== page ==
A shared sense of struggle and camaraderie resonated among the twenty-nine veterans from fourteen states who converged in Washington for the “Save our VA” campaign. They spent five days and four nights living and eating in the stuffy basement of a Presbyterian church near Capitol Hill. Were it not for a poster of César Chávez hanging on the wall, one might confuse their living quarters for those of “Private Pyle” in Full Metal Jacket. All of the veterans, some of them pushing into their seventies, slept in creaky metal bunk beds and shared the workload of cooking and cleaning. Ahead of their lobbying each morning, they discussed tactics to maximize their effectiveness.
The vets shared a sense of contagious optimism, despite the uphill battle they faced. Their efforts to halt VA privatization requires them to contend with a legion of well-financed, smooth-talking private health care executives who stand to make billions in this caper. But Veterans for Peace embody the purity of a protest song, and believe a change is gonna come.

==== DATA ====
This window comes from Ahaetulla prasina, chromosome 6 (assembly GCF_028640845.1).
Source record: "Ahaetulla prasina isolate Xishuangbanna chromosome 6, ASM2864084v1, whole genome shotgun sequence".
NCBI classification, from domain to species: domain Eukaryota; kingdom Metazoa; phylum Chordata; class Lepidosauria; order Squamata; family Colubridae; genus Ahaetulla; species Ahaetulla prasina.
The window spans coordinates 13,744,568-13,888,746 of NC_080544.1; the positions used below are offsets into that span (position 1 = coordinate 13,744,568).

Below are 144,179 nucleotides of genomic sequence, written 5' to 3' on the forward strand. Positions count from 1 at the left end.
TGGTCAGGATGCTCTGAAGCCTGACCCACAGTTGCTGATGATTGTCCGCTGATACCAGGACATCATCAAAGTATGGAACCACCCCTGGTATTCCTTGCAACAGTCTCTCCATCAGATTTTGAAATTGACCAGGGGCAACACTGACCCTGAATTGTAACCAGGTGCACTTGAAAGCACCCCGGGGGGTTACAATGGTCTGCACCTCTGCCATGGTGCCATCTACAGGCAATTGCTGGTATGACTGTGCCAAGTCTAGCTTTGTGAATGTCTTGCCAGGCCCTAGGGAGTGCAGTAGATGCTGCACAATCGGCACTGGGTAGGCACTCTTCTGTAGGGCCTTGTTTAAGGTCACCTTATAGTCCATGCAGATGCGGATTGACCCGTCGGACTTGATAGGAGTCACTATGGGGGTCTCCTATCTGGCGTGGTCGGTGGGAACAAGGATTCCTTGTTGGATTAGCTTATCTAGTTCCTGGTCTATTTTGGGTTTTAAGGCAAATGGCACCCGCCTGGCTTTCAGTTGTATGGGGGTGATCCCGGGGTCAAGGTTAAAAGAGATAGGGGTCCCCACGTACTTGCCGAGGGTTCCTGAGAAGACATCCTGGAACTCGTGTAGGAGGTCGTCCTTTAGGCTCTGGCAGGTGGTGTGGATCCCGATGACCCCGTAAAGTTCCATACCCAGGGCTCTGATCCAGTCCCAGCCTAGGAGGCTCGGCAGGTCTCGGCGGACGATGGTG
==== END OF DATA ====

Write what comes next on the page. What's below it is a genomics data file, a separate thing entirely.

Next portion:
The stakes for these veterans are high. Bob Suberi, a Vietnam Veteran for Peace from St. Louis, said he suppressed his war trauma until 2005, when he showed up at the VA in crisis. Suberi had twice attempted suicide and wasn’t convinced that the department could help him. But it did. “After having heard a lot of negative things about it, I was shocked to experience how good and effective the VA was in delivering health care,” he said. “They kept me from killing myself.”